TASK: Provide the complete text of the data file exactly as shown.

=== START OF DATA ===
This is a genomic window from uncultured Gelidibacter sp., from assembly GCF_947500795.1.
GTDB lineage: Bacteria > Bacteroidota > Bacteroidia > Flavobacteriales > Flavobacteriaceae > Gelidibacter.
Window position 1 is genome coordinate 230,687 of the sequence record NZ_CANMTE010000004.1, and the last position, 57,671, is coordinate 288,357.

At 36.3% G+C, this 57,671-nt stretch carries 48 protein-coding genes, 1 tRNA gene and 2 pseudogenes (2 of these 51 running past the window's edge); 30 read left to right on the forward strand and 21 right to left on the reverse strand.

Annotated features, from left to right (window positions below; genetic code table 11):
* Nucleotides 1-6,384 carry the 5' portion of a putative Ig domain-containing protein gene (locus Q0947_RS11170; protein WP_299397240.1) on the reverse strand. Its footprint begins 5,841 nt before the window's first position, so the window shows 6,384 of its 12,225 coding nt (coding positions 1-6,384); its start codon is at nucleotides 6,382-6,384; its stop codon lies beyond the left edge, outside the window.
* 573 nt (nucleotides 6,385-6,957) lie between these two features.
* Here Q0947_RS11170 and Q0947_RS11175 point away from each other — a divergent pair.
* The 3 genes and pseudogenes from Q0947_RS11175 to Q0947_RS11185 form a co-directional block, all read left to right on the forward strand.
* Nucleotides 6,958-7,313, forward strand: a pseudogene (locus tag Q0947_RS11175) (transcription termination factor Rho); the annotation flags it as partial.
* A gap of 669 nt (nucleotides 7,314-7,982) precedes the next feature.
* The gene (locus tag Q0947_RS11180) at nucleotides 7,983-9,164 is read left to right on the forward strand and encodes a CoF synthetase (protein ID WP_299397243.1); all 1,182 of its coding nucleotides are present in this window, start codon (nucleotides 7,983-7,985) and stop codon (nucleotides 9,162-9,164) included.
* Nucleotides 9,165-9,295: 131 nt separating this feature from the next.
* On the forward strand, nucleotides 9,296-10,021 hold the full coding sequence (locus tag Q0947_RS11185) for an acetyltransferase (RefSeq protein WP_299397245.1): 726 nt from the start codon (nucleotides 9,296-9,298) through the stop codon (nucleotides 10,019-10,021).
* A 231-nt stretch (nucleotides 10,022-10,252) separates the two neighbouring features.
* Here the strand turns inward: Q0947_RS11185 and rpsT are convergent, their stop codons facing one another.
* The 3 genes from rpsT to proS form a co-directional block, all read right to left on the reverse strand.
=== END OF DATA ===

This is a genomic window from uncultured Gelidibacter sp., from assembly GCF_947500795.1.
GTDB lineage: Bacteria > Bacteroidota > Bacteroidia > Flavobacteriales > Flavobacteriaceae > Gelidibacter.
Window position 1 is genome coordinate 230,687 of the sequence record NZ_CANMTE010000004.1, and the last position, 57,671, is coordinate 288,357.

At 36.3% G+C, this 57,671-nt stretch carries 48 protein-coding genes, 1 tRNA gene and 2 pseudogenes (2 of these 51 running past the window's edge); 30 read left to right on the forward strand and 21 right to left on the reverse strand.

Annotated features, from left to right (window positions below; genetic code table 11):
* Nucleotides 1-6,384 carry the 5' portion of a putative Ig domain-containing protein gene (locus Q0947_RS11170; protein WP_299397240.1) on the reverse strand. Its footprint begins 5,841 nt before the window's first position, so the window shows 6,384 of its 12,225 coding nt (coding positions 1-6,384); its start codon is at nucleotides 6,382-6,384; its stop codon lies beyond the left edge, outside the window.
* 573 nt (nucleotides 6,385-6,957) lie between these two features.
* Here Q0947_RS11170 and Q0947_RS11175 point away from each other — a divergent pair.
* The 3 genes and pseudogenes from Q0947_RS11175 to Q0947_RS11185 form a co-directional block, all read left to right on the forward strand.
* Nucleotides 6,958-7,313, forward strand: a pseudogene (locus tag Q0947_RS11175) (transcription termination factor Rho); the annotation flags it as partial.
* A gap of 669 nt (nucleotides 7,314-7,982) precedes the next feature.
* The gene (locus tag Q0947_RS11180) at nucleotides 7,983-9,164 is read left to right on the forward strand and encodes a CoF synthetase (protein ID WP_299397243.1); all 1,182 of its coding nucleotides are present in this window, start codon (nucleotides 7,983-7,985) and stop codon (nucleotides 9,162-9,164) included.
* Nucleotides 9,165-9,295: 131 nt separating this feature from the next.
* On the forward strand, nucleotides 9,296-10,021 hold the full coding sequence (locus tag Q0947_RS11185) for an acetyltransferase (RefSeq protein WP_299397245.1): 726 nt from the start codon (nucleotides 9,296-9,298) through the stop codon (nucleotides 10,019-10,021).
* A 231-nt stretch (nucleotides 10,022-10,252) separates the two neighbouring features.
* Here the strand turns inward: Q0947_RS11185 and rpsT are convergent, their stop codons facing one another.
* The 3 genes from rpsT to proS form a co-directional block, all read right to left on the reverse strand.